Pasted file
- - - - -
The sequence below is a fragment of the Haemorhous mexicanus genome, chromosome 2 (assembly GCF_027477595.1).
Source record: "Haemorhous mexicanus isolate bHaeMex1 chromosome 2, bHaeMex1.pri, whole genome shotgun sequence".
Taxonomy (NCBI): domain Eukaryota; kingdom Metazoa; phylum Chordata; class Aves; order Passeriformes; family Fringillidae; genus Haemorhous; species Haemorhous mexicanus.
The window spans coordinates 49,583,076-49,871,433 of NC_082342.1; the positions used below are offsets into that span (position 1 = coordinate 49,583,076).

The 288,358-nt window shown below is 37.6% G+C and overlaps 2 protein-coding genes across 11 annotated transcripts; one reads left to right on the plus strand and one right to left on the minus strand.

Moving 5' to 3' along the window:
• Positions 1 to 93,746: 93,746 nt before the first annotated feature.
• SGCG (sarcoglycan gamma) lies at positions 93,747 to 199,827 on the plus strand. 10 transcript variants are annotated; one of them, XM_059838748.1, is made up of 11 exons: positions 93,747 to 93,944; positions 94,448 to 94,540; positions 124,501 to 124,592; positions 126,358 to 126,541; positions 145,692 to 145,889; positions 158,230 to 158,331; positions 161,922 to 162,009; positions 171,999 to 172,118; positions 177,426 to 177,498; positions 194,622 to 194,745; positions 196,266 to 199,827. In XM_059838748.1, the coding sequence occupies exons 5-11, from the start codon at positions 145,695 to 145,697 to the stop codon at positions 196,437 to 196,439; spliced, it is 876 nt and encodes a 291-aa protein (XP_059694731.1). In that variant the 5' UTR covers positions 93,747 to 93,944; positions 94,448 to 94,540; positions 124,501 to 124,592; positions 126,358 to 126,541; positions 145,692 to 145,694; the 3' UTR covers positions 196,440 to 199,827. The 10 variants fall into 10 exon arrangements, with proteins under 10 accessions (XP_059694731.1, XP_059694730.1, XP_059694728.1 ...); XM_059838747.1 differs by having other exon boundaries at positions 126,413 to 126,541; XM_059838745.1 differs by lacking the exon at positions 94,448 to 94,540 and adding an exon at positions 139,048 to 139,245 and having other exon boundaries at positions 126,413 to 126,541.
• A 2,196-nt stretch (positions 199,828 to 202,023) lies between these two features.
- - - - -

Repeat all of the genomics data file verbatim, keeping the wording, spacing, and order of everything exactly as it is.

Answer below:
The sequence below is a fragment of the Haemorhous mexicanus genome, chromosome 2 (assembly GCF_027477595.1).
Source record: "Haemorhous mexicanus isolate bHaeMex1 chromosome 2, bHaeMex1.pri, whole genome shotgun sequence".
Taxonomy (NCBI): domain Eukaryota; kingdom Metazoa; phylum Chordata; class Aves; order Passeriformes; family Fringillidae; genus Haemorhous; species Haemorhous mexicanus.
The window spans coordinates 49,583,076-49,871,433 of NC_082342.1; the positions used below are offsets into that span (position 1 = coordinate 49,583,076).

The 288,358-nt window shown below is 37.6% G+C and overlaps 2 protein-coding genes across 11 annotated transcripts; one reads left to right on the plus strand and one right to left on the minus strand.

Moving 5' to 3' along the window:
• Positions 1 to 93,746: 93,746 nt before the first annotated feature.
• SGCG (sarcoglycan gamma) lies at positions 93,747 to 199,827 on the plus strand. 10 transcript variants are annotated; one of them, XM_059838748.1, is made up of 11 exons: positions 93,747 to 93,944; positions 94,448 to 94,540; positions 124,501 to 124,592; positions 126,358 to 126,541; positions 145,692 to 145,889; positions 158,230 to 158,331; positions 161,922 to 162,009; positions 171,999 to 172,118; positions 177,426 to 177,498; positions 194,622 to 194,745; positions 196,266 to 199,827. In XM_059838748.1, the coding sequence occupies exons 5-11, from the start codon at positions 145,695 to 145,697 to the stop codon at positions 196,437 to 196,439; spliced, it is 876 nt and encodes a 291-aa protein (XP_059694731.1). In that variant the 5' UTR covers positions 93,747 to 93,944; positions 94,448 to 94,540; positions 124,501 to 124,592; positions 126,358 to 126,541; positions 145,692 to 145,694; the 3' UTR covers positions 196,440 to 199,827. The 10 variants fall into 10 exon arrangements, with proteins under 10 accessions (XP_059694731.1, XP_059694730.1, XP_059694728.1 ...); XM_059838747.1 differs by having other exon boundaries at positions 126,413 to 126,541; XM_059838745.1 differs by lacking the exon at positions 94,448 to 94,540 and adding an exon at positions 139,048 to 139,245 and having other exon boundaries at positions 126,413 to 126,541.
• A 2,196-nt stretch (positions 199,828 to 202,023) lies between these two features.